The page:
Cryptocurrencies – a public service announcement

Don’t.

At slightly greater length: cryptocurrency has no legitimate uses not done better by other parts of the financial system. It is designed to be proof against legal recourse (and should be illegal for that reason alone); as a result it is perfect for ransomware, other extortions, and scams of all sorts. (The very first “smart contract” on Ethereum was for a Ponzi scheme.)

Like penny stocks and tulip bulbs, when someone tells you a thing is “sure to rise”, it already has risen. If you buy, you become the bagholder who converts the thing with no intrinsic worth back into real money. You may, if you’re lucky, find an even bigger sucker to sell to.

Buying cryptocurrency is a whole lot easier than selling it. Funny, that.

And that’s even before you get to the vile waste of energy that’s proof-of-work: bitcoin currently uses more energy than Hungary, in order to support 3-7 transactions per second.

Blockchains themselves are not entirely without use – for example the git version control system uses them. But if someone says “our product is on the blockchain”, slap them and leave.

For much, much more:

(Disclaimer: David’s a friend.)

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Ha, Dunnock

My first thought was tulip bulbs…

Carinthia.xx

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I still haven’t a clue what bitcoin’s for other than fleecing the gullible

It

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It isn’t. That’s the trick.

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Gotta love “Unvaxxed sperm is the next bitcoin”, even so.

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I agree, on the whole, but I do have a more positive tale to tell about bitcoin.

TFD is a trustee of a local charity and in an attempt to raise more funds he set up a bitcoin account in the charity’s name, and put a link on their website for bitcoin donations alongside the more conventional links. It sat there unused for months and he got out of the habit of checking it regularly but a few months ago he had a quick look and discovered a single donation - worth over £18,000! An awful lot of money for a very small charity.

Someone obviously wanted to make a completely anonymous donation and bitcoin is perfect for the purpose, being completely untraceable.

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But that is what I don’t understand

How is bitcoin turned into cash?

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You can use a broker (as the charity did) or just sell it to someone else, same as you might convert gold or anything else into cash really.

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I hadn’t encountered that, and would happily have gone to me grave in ignorance.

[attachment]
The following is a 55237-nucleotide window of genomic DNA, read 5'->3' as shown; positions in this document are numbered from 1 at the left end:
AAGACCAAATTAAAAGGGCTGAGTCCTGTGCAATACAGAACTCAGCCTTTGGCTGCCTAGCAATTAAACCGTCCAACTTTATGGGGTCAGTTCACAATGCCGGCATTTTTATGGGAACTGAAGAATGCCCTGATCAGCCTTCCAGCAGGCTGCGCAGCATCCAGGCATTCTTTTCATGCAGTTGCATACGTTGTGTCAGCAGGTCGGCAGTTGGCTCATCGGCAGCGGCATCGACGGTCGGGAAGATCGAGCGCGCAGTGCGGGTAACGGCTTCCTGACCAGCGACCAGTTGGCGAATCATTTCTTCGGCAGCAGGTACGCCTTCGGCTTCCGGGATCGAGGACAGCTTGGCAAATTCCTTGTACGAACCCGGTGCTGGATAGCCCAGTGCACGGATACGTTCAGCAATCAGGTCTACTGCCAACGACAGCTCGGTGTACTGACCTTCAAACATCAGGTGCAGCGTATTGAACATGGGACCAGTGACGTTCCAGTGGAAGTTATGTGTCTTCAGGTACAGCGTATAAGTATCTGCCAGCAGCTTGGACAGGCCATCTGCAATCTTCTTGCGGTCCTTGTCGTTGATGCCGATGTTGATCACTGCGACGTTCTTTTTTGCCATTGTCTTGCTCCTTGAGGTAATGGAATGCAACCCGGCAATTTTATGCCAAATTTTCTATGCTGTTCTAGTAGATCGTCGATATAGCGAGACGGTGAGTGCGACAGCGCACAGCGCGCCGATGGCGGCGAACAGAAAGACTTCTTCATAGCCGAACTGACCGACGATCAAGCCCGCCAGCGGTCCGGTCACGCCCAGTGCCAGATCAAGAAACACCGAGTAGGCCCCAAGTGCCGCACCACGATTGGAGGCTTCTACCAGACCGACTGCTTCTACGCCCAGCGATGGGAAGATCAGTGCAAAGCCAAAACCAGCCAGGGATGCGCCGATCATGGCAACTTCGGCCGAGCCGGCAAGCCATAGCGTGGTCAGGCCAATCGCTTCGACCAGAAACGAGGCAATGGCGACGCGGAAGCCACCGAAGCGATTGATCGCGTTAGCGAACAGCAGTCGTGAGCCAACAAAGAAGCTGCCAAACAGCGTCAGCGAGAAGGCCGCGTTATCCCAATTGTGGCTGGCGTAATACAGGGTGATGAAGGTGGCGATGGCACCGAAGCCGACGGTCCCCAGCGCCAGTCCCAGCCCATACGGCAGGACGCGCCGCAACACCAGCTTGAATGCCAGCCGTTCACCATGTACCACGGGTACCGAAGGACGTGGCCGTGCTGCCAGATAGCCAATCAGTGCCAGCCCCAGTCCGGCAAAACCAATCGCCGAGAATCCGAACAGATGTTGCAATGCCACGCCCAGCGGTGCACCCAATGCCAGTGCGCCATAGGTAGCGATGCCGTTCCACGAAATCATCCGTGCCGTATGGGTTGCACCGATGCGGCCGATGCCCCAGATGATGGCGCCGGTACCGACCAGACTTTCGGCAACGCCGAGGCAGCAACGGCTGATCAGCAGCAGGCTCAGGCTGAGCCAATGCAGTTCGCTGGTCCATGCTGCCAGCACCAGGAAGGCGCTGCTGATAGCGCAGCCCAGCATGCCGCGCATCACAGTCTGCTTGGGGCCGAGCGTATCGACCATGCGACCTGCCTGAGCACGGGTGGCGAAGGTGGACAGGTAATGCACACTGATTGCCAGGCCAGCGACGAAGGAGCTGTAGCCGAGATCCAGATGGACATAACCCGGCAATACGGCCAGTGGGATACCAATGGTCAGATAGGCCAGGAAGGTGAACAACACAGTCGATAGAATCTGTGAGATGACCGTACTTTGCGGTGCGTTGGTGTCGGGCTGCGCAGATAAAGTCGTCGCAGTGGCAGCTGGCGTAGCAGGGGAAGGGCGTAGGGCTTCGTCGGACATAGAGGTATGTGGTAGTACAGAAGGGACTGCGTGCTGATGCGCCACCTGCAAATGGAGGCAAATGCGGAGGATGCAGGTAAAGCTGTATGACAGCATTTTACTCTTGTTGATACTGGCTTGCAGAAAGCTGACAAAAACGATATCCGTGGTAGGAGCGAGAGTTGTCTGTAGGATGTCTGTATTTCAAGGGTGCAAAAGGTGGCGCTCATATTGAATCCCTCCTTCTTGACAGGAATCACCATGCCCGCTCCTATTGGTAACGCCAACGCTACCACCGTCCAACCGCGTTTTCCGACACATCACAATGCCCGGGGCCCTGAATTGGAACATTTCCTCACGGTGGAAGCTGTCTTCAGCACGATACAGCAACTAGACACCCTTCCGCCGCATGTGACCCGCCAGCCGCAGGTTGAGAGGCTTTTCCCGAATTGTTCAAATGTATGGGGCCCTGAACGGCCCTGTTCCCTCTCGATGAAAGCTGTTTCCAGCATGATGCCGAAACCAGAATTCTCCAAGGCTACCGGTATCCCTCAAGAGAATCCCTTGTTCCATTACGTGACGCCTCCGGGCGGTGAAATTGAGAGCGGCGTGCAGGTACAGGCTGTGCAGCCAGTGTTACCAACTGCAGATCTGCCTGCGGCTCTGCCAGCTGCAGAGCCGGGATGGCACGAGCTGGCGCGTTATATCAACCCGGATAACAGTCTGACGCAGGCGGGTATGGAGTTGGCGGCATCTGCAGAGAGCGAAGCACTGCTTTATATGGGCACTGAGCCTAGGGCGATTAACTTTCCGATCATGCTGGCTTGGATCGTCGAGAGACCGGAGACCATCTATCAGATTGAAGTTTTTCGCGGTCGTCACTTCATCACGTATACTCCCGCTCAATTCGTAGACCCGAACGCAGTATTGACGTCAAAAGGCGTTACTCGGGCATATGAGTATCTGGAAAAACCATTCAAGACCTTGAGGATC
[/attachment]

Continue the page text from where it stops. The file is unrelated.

However, are we agreed that Ruairi is going to come a crypper with cropto?

creeps into crypt for purposes undefined

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I have encountered it and it always makes me picture a nurse with a teeny tiny needle.

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… and a slightly wolfish grin?

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hahahahahahaha

It’s known in the law enforcement community as “prosecution futures”.

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It seems likely; the BBC can’t possibly be planning to advertise it!

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Given some of the fecking nonsense the beeb was squarely behind until recently, I admire your confidence…

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The problem often comes when a cryptocurrency-booster gets in among a bunch of people who don’t know much about it, and goes on and on about what a great idea it is. (NFTs have done a great deal of good here; more people than ever know what a truly terrible idea cryptocurrencies are.)

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Hey! If the donor believed it and a worthwhile cause is over £18K better off, who’s complaining?

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No one is complaining - at least I don’t think they are - about the worthwhile cause having benefited. Personally, I’m delighted, while continuing with me general fear and loathing stance re the phenomenon as a whole.

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Wot Gus said

Young Thai doctor of graceful moves and great beauty is trying to tell the Covid +be nun that bhudda was a caring soul who would have patience and love for her fellow men to endure a few days of incarceration with buns at frequent intervals

Interesting to watch the differing faith approaches

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